Rallies by German anti-Islamist protest group “Hooligans against Salafists” have grown from a few dozen, to a few hundred, to some 4,000 people marching in a matter of weeks, triggering a deployment of 1,000 riot police in Cologne on Sunday.
The group, which marches under such slogans as “foreigners out” has concerned police because it includes a number of disparate movements which normally focus on fighting each other but have united to fight a common enemy, Islam. TheLocal.de reports the comments of the head of the local branch of Germany’s political police the Verfassungsschutz who said the organisation “consisted of different groups, hooligans up for a fight, with crossover into the right-wing scene… NPD, the Right Party, but also skinheads and the [far-right] music scene”.
The protest on Sunday was agreed with Cologne police for 1,500 marchers, however news had quickly spread about the event and an estimated 4,000 turned up to protest, alongside a 500 strong anti-fascist counter protest. Violent confrontations led to 45 injuries, 44 of them policemen, and 17 arrests. It is reported the groups threw bottles and stones, but were beaten back by officers with truncheons and pepper spray, backed up with truck-mounted water cannon.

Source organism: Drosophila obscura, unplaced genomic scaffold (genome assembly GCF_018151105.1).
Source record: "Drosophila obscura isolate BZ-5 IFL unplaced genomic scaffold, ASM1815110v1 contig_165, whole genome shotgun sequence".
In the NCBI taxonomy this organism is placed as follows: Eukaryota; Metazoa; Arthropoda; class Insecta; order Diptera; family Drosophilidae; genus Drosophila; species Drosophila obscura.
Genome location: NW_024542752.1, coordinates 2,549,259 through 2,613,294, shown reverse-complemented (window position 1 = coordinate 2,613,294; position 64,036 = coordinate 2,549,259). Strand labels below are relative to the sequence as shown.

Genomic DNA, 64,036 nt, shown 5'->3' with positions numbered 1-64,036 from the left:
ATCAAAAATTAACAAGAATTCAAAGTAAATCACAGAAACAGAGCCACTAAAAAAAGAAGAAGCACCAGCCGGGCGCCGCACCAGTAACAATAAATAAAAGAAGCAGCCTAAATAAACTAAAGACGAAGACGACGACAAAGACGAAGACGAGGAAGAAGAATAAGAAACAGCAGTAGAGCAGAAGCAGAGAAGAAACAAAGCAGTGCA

The streets of Germany have seen regular violent confrontations over the past couple of months, as tensions arising from the establishment of an Islamic Caliphate in Iraq and Syria spillover into Europe. Clashes between the ISIS-supporting Salafist Muslims that the hooligans oppose, and ethnic Kurds who are fighting them in Iraq have proven to be exceptionally violent, with police recovering guns, cleavers, and even kebab skewers from rioters.
As reported by Breitbart London, 1,300 riot police were deployed in Hamburg three weeks ago to quell violence as 800 Kurds and “ISIS terrorist Militias” of Salafist Muslims came to blows outside a Mosque. Police backup was called from neighbouring states and one local official compared the violence to a “civil war”.
Similar scenes have been seen in Turkey, which has a significant Kurdish population. As least 14 were killed in protests there, as it is believed the Turkish state, which is a long time enemy of Kurdistan used live ammunition in suppressing protest, despite the Kurdish people being a partner of many of Turkey’s allies in NATO.
Germany has recently pledged Kurd militias €70 million of second hand military equipment including 16,000 rifles, 2,500 Panzerfaust-3 antitank rockets and over 100 vehicles to help them in their fight against extreme Islam and the Caliphate.